This is the rail crossing I regularly walk across with the kids. Trains remain an elemental attractor in cinema. Mechanised, regular, industrial. Flash and movement.
We went to ACCA today to see Water Hole. The mobile in the later gallery was mesmerising in a Schwitters come Merz sort of way. The work is by two Swiss artists, Gerda Steiner and Jörg Lenzlinger. This is some of the video that I shot on my phone, one is the mobile (where you lay on a bench under it, gazing up). The other a series of shots of the shadows that the mobile made.
Click the poster movie to launch it in QuickTime Player.
[qt:http://vogmae.net.au/vogs/2009/february/WaterHolePoster.mov 320 240]
The movies are also interchangeable and easily matched to any place. By creating this new type of film viewing experience in an open, collaborative way, the artist hopes that both developers and filmmakers will begin to explore the idea even further.
seems to be recognising the importance of granularity for distributed film narratives.
A sample movie. One shot every minute or so for thirty or so minutes. This is what happens when we become sample machines, rather than our recording media.
This is another rhizome movie that is partly to illustrate the use of the templates, but also to just play a bit with some material. This is the same footage as the other recent rhizome movies have used, but I have compressed the crap out of it. Took the original, exported it to half its resolution and double its frame rate and a fraction of its data rate. Set forced keyframes to some really big number (so that there won’t be any). This is just impossible for the codec to do, so it will actually use more data than I requested since it more or less assumes I’m a dill for trying to do all that. But it helps really dirty up the video. Why? Because as the video becomes more compressed, as more artefacts appear, it shifts away from being indexical, representational video (video thought of as showing the world) towards pattern, pixels, movement, and colour. Ambient video. Ambient video is important. It is what video and the moving image becomes when it is ubiquitous, on screens, in the home, our phones. Walk past an ATM and watch the screen move, scrolling ads in bus and tram stops, pixellated signage, the list is enormous. In this world moving images move increasingly away from being of something else and become something for themselves. This is why we have VJing, for instance. So in a world where video online (just think YouTube as the banally obvious exemplar) is the norm, video can begin to free itself from being the hand maid to just mirroring (and all those efforts at narrative that seem to fall in lock step behind) and do other things. Be abstract. Make patterns. Other fragments that will only ever aspire to be fragments. Of the world. Of shape. Fragments of fragments.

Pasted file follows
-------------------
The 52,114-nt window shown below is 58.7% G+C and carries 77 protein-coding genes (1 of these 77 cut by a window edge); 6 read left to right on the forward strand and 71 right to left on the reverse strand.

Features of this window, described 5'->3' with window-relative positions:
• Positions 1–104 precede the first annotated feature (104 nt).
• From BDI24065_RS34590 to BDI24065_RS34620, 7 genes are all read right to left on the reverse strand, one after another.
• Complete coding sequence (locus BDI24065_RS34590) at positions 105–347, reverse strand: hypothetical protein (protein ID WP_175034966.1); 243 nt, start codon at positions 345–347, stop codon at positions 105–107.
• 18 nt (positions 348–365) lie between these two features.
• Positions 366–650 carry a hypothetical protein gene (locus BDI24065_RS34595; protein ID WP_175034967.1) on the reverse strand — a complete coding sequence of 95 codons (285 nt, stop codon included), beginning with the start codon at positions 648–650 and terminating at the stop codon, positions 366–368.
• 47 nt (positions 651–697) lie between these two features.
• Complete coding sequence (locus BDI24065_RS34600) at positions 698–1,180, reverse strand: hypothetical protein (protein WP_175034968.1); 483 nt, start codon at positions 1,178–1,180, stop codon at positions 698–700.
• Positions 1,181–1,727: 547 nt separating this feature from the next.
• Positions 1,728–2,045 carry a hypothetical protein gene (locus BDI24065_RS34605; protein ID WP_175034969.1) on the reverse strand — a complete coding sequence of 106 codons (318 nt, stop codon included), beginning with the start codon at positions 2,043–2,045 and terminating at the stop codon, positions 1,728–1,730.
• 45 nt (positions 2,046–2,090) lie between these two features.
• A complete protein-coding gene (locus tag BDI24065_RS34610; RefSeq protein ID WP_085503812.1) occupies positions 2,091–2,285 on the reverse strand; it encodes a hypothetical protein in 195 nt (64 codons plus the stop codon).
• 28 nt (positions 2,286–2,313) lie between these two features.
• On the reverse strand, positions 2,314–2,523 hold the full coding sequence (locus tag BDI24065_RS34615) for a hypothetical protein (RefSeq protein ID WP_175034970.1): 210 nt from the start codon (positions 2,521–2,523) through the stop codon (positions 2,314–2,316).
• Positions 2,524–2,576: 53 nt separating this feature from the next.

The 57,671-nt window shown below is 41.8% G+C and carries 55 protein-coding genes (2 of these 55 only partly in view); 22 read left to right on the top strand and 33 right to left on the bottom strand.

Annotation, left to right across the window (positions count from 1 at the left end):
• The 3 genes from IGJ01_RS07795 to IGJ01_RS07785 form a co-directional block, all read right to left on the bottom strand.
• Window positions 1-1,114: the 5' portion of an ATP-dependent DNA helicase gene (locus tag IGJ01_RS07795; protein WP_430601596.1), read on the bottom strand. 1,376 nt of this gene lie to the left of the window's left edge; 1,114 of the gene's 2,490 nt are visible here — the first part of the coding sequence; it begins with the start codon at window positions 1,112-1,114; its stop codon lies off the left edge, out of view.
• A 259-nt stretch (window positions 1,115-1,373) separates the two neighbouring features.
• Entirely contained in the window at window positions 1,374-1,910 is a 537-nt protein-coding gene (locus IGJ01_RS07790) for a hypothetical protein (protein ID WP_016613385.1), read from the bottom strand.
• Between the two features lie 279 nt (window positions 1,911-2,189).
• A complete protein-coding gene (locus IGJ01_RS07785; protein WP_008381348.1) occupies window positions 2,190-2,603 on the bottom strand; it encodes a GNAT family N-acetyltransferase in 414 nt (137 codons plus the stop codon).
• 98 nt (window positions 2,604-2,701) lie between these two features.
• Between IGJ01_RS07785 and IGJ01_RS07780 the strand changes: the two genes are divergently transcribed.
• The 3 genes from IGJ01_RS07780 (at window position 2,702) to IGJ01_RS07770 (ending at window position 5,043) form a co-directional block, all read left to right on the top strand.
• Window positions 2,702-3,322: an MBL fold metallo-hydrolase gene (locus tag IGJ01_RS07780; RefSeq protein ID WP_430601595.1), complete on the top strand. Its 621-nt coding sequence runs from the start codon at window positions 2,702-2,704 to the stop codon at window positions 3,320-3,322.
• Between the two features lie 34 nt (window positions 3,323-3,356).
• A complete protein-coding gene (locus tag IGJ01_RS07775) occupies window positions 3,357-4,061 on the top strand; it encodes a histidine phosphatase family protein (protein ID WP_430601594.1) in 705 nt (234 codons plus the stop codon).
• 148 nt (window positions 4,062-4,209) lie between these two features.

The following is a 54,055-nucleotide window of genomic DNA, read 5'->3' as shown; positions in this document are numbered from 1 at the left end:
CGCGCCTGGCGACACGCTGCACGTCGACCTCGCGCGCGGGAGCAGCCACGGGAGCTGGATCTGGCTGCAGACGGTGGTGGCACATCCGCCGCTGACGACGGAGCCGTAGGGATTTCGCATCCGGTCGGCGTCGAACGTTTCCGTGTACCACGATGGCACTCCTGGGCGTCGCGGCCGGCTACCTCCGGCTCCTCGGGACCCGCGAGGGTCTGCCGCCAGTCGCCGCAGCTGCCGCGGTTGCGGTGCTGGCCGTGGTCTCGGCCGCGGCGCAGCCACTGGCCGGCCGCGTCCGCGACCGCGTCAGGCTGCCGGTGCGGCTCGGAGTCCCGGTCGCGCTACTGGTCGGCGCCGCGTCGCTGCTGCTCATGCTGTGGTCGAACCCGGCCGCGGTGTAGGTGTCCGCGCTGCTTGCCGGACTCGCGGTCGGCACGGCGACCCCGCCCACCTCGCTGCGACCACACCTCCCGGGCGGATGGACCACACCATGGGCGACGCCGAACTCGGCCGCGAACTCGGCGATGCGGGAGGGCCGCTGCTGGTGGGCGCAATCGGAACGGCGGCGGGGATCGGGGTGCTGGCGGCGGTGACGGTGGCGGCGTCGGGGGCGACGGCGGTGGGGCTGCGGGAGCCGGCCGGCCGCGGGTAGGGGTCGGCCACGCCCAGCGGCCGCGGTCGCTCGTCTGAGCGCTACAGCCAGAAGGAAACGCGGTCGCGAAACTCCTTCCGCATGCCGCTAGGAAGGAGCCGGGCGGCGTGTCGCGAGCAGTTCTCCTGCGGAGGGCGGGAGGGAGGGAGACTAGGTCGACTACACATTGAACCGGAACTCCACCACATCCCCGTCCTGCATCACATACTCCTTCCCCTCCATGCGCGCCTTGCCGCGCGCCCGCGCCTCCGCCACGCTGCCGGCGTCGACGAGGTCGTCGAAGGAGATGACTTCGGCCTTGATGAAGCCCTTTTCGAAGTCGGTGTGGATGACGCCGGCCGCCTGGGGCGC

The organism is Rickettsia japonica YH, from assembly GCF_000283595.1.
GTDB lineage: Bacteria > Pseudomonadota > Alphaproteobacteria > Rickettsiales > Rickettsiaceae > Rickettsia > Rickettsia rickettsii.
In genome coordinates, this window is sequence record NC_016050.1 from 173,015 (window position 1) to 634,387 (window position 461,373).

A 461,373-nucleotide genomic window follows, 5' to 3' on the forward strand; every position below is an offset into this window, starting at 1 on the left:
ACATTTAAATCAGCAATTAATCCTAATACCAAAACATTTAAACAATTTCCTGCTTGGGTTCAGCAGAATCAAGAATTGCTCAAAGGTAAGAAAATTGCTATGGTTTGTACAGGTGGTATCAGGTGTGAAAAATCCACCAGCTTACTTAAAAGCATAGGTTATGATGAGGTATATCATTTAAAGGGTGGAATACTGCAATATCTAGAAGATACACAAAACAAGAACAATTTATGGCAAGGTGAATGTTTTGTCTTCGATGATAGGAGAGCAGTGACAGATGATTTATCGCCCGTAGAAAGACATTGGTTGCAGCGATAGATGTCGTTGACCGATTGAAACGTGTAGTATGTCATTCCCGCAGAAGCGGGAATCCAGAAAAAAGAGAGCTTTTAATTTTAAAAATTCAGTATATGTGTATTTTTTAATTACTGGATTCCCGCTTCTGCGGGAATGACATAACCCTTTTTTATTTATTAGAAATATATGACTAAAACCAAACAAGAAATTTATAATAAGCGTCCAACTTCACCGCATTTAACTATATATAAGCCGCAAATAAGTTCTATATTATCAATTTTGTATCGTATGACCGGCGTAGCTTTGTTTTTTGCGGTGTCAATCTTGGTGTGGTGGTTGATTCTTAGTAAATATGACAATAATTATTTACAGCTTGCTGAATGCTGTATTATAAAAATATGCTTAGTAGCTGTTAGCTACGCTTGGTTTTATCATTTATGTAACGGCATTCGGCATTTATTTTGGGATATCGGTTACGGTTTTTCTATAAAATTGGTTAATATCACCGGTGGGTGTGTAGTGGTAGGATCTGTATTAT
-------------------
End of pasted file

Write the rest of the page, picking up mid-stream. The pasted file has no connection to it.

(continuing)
This is another lumiere rhizome. One was shot while travelling from Paris to Brussels on the TGV while the other is the return journey a few days later. I really like travelling on trains. Much more room than on planes (well, I guess I might not think that if I travelled first class, but like that’s ever going to happen), and you get to see sky and land and sometimes places too.
On the weekend there was a trip to Phillip Island and on Saturday evening we headed to the beach at Cowes. Beautiful weather, the bay was calm (this is the north of the island which faces a large bay) and I sat on the sand watching.
I am rebuilding all of the rhizome movie templates. Cleaner code, larger video windows and a bit more elegant over all. This is a small sketch vog that is using the first rhizome. I’ll be making them available in the next week or so from the main vogmae site.
The shadows were filmed on the wall at home, they’re just shadows (though I’m reminded of some aspects of impressionist cinema here) while the footage from the train is from my trip to Brussels for Video Vortex in October.
This was shot on my Sony Ericsson k750i, whilst sitting on the TGV inside of an early Sunday morning. I’ve placed them in a triptych using just QuickTime Pro to lay them next to each other, stretching each to match the duration of the longest one. I’ll probably make a second, sister work, in Livestage that uses the same video as child movies so that I can make them play back at different rates based on mouse events (or some other parameters?) just to help explore the differences between hard and softvideo.
Another iteration of the like series. L loads the video. P plays, and S stops it. It uses child movies so that each of the videos live outside of this video and are loaded, um, when you click L. Each person is describing something they like, without naming it.